The workflow in your kitchen is key to efficient food preparation. The kitchen triangle is a good example of this workflow. The triangle considers the main appliances in cooking: the stove, the sink, and the refrigerator in the process of food preparation. Installing a kitchen island may disrupt that workflow.
In the long run, additional counter space isn’t worth sacrificing a smooth workflow in your kitchen.
Installing a Kitchen Island
Adding a kitchen island to your cooking space can have a price tag that ranges from $1000 to $5000. In some cases, this expense is even higher, depending on materials, labor, and additional features incorporated. Many people include an island in their kitchen while they’re initially building the home. However, adding one to an existing kitchen is also possible.
Here is the general process you have to go through if you’re planning to have a kitchen island installed:
- Measure your space.
- Set your budget.
- Schedule your installation.
1. Measure Your Space
Before anything else, measure the space of your kitchen. The room needs to be big enough for your kitchen island, while still providing room to walk between counters and the island. That gap will need to be wider if you plan to add additional drawers or appliances. Keep this in mind when evaluating your kitchen’s compatibility with an island.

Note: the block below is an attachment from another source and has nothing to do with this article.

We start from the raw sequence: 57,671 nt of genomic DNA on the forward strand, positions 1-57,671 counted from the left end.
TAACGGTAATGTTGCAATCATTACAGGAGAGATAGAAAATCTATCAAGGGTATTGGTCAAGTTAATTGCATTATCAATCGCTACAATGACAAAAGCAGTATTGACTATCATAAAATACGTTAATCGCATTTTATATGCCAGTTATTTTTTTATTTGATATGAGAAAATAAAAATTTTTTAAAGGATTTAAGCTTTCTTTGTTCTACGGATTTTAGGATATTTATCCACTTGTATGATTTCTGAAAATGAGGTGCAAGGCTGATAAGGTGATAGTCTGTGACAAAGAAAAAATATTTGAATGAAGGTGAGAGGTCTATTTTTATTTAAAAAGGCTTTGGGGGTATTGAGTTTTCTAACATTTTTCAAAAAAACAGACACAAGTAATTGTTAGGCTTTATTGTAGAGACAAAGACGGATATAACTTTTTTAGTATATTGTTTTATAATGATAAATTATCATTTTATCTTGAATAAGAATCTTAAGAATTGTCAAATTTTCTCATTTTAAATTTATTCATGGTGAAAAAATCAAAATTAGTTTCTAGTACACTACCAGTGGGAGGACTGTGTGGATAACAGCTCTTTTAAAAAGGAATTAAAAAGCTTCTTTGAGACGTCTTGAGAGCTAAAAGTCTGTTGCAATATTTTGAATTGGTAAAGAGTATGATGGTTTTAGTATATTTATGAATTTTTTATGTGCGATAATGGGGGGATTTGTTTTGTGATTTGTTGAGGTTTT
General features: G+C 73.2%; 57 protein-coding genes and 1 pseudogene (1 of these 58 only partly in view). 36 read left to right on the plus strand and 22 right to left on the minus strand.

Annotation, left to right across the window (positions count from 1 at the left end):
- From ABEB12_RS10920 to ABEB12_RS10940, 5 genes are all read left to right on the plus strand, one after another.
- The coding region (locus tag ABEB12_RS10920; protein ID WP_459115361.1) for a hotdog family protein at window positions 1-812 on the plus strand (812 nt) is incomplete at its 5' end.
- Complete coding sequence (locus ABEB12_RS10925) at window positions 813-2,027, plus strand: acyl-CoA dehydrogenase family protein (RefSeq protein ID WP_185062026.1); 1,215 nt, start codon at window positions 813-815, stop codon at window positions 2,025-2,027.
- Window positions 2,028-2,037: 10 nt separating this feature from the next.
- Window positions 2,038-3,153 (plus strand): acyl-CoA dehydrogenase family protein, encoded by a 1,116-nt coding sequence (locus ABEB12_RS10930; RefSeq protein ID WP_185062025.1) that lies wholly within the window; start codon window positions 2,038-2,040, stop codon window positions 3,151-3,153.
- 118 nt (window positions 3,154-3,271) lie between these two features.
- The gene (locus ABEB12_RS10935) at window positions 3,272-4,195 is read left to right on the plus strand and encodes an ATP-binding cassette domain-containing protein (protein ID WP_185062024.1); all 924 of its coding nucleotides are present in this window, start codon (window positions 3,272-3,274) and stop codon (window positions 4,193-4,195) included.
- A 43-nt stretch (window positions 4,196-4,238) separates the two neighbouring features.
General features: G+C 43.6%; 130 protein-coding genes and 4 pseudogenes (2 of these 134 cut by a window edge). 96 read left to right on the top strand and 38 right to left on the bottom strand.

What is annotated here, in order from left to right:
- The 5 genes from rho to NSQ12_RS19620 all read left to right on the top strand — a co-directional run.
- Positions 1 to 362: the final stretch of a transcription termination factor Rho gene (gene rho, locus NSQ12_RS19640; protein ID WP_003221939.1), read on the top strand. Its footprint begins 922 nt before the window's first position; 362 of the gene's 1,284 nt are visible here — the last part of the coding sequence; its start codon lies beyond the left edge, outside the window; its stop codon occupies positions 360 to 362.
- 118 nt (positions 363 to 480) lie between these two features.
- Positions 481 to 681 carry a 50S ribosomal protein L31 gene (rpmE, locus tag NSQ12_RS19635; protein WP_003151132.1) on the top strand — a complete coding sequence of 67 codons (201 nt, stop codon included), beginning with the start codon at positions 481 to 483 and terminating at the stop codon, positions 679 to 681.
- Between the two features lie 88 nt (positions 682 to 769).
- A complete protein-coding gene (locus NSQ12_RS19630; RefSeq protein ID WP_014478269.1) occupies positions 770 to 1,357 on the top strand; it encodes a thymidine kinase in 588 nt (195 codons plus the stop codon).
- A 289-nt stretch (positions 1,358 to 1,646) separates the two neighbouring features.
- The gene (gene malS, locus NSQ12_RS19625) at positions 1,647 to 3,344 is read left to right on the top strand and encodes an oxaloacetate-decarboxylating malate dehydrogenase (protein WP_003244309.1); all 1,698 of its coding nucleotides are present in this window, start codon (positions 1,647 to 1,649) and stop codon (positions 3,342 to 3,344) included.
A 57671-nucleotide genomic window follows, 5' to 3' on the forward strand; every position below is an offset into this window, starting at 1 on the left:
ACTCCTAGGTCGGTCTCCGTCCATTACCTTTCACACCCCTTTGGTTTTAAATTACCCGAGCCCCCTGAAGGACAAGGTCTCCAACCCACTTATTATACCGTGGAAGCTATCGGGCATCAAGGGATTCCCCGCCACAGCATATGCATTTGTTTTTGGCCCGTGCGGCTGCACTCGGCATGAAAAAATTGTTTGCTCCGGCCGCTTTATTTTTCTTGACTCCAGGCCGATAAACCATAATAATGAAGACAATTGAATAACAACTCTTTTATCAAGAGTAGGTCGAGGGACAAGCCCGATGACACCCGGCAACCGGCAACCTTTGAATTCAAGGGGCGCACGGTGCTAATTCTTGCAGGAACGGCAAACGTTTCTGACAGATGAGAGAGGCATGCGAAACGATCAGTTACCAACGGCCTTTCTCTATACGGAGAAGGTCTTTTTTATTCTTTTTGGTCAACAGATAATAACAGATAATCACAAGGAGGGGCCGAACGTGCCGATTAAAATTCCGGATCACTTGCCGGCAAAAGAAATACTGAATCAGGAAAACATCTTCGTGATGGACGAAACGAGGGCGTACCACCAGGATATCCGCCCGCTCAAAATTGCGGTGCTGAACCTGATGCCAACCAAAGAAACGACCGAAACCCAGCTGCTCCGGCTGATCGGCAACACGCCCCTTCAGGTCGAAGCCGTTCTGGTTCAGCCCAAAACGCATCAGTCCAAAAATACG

2. Set Your Budget
By preparing your budget ahead of time, you can set aside the money for your kitchen addition. A budget sets your limits and helps you make financial decisions throughout the process. For example, a budget can help you determine where you might need to make adjustments for your kitchen island, whether it be related to materials, size, features, or appliances.
3. Schedule Your Installation
Installation of your kitchen island will need both time and space. A professional install can take a day or less. Doing it alone can take longer, depending on your experience and how many people will work on your kitchen island.
You won’t be able to use the entirety of your kitchen during installation. So, you don’t want to schedule it simultaneously with a party or dinner you’re going to host.
Professionals Can Help With Difficult Installations
You may need the help of a professional in installing your kitchen island. Professional help is especially beneficial when you have additional appliances or don’t plan to install them on your own. Depending on your individual needs, it may be worth the extra money to have a professional install your island. Look into installers around your area and find out if their fee fits your budget.
Material Availability Can Differ Based on Location